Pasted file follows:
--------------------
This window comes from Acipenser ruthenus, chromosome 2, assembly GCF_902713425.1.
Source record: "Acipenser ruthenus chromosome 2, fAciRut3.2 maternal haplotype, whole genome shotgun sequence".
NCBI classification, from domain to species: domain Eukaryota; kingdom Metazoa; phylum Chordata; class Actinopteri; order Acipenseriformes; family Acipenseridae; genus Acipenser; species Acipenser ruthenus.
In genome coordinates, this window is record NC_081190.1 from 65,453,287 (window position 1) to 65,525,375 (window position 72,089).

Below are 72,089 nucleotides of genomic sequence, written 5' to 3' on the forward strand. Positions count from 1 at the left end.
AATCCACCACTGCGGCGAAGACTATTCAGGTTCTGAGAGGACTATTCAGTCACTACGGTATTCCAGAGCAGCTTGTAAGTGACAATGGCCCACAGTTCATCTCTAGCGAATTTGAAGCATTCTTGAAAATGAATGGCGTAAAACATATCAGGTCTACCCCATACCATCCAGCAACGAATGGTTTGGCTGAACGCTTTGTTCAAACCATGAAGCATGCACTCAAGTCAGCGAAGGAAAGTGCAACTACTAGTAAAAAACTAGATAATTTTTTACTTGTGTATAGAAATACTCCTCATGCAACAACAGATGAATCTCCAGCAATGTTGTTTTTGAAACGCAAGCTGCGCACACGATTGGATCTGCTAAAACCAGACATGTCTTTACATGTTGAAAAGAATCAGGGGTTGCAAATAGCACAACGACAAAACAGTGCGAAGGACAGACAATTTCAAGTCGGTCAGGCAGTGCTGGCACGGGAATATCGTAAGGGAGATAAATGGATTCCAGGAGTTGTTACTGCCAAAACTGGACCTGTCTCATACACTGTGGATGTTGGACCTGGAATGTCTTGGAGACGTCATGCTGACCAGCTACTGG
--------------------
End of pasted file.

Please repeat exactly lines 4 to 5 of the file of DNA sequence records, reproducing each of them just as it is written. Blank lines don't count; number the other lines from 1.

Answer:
In genome coordinates, this window is record NC_081190.1 from 65,453,287 (window position 1) to 65,525,375 (window position 72,089).

Below are 72,089 nucleotides of genomic sequence, written 5' to 3' on the forward strand. Positions count from 1 at the left end.